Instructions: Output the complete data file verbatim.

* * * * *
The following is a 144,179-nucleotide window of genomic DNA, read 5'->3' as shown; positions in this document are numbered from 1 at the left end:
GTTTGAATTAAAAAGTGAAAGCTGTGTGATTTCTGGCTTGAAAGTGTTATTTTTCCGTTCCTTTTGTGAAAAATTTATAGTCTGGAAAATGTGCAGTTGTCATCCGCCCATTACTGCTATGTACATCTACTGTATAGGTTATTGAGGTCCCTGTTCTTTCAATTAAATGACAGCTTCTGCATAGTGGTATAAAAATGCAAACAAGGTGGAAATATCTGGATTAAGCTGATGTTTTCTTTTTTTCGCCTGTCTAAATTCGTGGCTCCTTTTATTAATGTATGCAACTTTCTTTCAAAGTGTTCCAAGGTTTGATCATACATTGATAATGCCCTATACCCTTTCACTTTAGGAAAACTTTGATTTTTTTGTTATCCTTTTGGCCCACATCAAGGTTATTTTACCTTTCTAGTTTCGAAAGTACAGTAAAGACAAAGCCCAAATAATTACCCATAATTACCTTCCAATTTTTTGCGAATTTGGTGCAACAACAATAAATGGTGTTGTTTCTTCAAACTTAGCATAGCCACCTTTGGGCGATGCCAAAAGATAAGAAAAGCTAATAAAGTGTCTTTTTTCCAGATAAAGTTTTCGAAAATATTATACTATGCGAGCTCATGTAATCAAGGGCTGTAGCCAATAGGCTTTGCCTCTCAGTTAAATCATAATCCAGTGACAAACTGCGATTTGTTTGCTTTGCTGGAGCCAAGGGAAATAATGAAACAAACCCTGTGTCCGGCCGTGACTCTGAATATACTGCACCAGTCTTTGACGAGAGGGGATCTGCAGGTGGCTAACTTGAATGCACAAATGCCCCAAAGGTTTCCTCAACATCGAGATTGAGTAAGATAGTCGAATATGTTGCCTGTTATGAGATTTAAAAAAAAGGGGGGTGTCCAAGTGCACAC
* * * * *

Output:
The following is a 144,179-nucleotide window of genomic DNA, read 5'->3' as shown; positions in this document are numbered from 1 at the left end:
GTTTGAATTAAAAAGTGAAAGCTGTGTGATTTCTGGCTTGAAAGTGTTATTTTTCCGTTCCTTTTGTGAAAAATTTATAGTCTGGAAAATGTGCAGTTGTCATCCGCCCATTACTGCTATGTACATCTACTGTATAGGTTATTGAGGTCCCTGTTCTTTCAATTAAATGACAGCTTCTGCATAGTGGTATAAAAATGCAAACAAGGTGGAAATATCTGGATTAAGCTGATGTTTTCTTTTTTTCGCCTGTCTAAATTCGTGGCTCCTTTTATTAATGTATGCAACTTTCTTTCAAAGTGTTCCAAGGTTTGATCATACATTGATAATGCCCTATACCCTTTCACTTTAGGAAAACTTTGATTTTTTTGTTATCCTTTTGGCCCACATCAAGGTTATTTTACCTTTCTAGTTTCGAAAGTACAGTAAAGACAAAGCCCAAATAATTACCCATAATTACCTTCCAATTTTTTGCGAATTTGGTGCAACAACAATAAATGGTGTTGTTTCTTCAAACTTAGCATAGCCACCTTTGGGCGATGCCAAAAGATAAGAAAAGCTAATAAAGTGTCTTTTTTCCAGATAAAGTTTTCGAAAATATTATACTATGCGAGCTCATGTAATCAAGGGCTGTAGCCAATAGGCTTTGCCTCTCAGTTAAATCATAATCCAGTGACAAACTGCGATTTGTTTGCTTTGCTGGAGCCAAGGGAAATAATGAAACAAACCCTGTGTCCGGCCGTGACTCTGAATATACTGCACCAGTCTTTGACGAGAGGGGATCTGCAGGTGGCTAACTTGAATGCACAAATGCCCCAAAGGTTTCCTCAACATCGAGATTGAGTAAGATAGTCGAATATGTTGCCTGTTATGAGATTTAAAAAAAAGGGGGGTGTCCAAGTGCACAC